The following inputs must be checked. They will be automatically checked if you double click a blue key frame. To view these inputs, open the right hand inspector panel and click select the Robot Inputs Tab. Scroll down to find them.
- AU4 Jaw Drop Left
- AU4 Jaw Drop Right
- AU5 Lower Lip Drop L
- AU5 Lower lip Drop R
- AU6 Upper Lip Raise L
- AU6 Upper Lip Raise R
- AU7 Lip Stretcher L
- AU7 Lip Stretcher R
- AU7 Lip Purser L
- AU7 Lip Purser R
- AU8 Lip Corner Depresser L
- AU8 Lip Corner Depresser R
- AU8 Lip Corner Raiser L
- AU8 Lip Corner Raiser R
Once familiar with the above you will find simple edits work best. Also look at the corresponding Face Tab in the inspector. These controls match the inputs listed in the Robot Inputs tab. I find making minor edits to controls enough to get a convincing performance. I tend to only edit the AU4 Jaw Drop (exaggerating the opening where needed, AU6 Upper Lip (reducing how much upper teeth are shown), and AU7&AU8 if needed. I also drag existing keys where needed to help match pre-recorded audio by keeping the mouth open longer or closing it sooner.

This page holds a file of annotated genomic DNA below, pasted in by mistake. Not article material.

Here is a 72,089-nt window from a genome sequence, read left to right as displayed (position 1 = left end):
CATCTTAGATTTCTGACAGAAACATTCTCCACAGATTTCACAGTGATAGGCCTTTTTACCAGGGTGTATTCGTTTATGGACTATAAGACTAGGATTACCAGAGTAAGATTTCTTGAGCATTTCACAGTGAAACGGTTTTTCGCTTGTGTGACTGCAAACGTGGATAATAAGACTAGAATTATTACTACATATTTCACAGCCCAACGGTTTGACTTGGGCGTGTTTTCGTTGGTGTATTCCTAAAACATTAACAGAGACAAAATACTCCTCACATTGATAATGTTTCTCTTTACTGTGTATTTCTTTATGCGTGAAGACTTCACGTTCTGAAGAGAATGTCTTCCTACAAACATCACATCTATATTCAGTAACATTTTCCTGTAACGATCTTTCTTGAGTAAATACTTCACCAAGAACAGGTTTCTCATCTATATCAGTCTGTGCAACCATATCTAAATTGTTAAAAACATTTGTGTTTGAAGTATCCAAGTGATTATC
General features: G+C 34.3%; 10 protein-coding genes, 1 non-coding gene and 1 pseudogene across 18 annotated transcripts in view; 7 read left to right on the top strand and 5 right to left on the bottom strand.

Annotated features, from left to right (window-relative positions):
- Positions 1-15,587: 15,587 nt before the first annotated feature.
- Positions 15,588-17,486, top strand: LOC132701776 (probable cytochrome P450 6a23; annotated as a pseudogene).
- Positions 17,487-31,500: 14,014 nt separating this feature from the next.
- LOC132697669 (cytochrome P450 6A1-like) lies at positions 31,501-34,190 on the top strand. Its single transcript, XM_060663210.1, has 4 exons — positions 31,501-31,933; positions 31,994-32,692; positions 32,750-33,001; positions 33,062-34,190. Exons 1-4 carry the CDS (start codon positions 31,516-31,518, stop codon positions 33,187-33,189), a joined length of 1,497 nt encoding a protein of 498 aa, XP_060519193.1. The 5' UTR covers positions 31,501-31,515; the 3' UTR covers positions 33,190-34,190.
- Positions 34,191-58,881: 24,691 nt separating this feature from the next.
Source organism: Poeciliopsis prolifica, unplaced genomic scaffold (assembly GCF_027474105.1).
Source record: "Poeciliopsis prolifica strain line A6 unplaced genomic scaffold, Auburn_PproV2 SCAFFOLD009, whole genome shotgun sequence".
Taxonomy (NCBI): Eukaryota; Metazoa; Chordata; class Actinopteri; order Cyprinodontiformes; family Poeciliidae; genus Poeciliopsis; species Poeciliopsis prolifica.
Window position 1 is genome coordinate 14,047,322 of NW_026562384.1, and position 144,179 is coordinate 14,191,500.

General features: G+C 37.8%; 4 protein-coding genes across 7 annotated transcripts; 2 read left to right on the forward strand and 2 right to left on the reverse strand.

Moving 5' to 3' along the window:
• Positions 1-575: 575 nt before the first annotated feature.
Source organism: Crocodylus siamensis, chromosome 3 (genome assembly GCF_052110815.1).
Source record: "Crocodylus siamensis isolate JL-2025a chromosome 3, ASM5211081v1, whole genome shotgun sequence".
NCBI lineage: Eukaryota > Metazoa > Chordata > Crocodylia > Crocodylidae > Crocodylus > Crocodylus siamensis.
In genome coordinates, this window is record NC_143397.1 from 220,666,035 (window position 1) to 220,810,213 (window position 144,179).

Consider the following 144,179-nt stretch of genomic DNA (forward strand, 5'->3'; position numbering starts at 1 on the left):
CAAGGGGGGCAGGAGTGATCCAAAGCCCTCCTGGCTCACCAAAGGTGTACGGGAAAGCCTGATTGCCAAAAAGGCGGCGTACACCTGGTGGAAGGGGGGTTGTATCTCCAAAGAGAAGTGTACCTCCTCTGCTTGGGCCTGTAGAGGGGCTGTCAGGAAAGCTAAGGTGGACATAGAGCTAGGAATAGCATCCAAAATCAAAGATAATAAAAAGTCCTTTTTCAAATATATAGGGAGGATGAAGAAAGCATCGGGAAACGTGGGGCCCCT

It may take several attempts at going through this process before you get a handle on how to get the best results. Keeping it simple is usually the best approach!
Make sure to test the lipsync on the real projected face before doing any further animation. At this stage it's important to get the lipsync right before adding more detail and possibly hours of work. The dialogue drives the performance, so make sure everything is just how you want it.
Animating The Face
Animating the face should be done using a controlled process adding details slowly in passes. The first thing I do is animate the eyes (pupils). As they would dictate what happening with the expressions and focus of gaze. So make sure the lipsync inputs are unchecked and select the eyes in toolbox. Now start keying the eyes on a separate motion track from the body/head/arms animation. So will end up with one track which holds eyes and face animation when done. The eye work well when movements happen quickly, if using an in between for the eye between two positions, make the eye go somewhere on it's journey rather than follow a linear path to it's destination. this makes movements more interesting. For example: A look up from looking forward could travel via a slight swing to the right or left for one key in between the start and end positions.
Once the eye is keyed for the entire timeline, you can start to fill in the main expressions. Spend some time studying video of yourself or an actor you like, observing when they move their eyes in relation to when expressions change and how quickly they do so.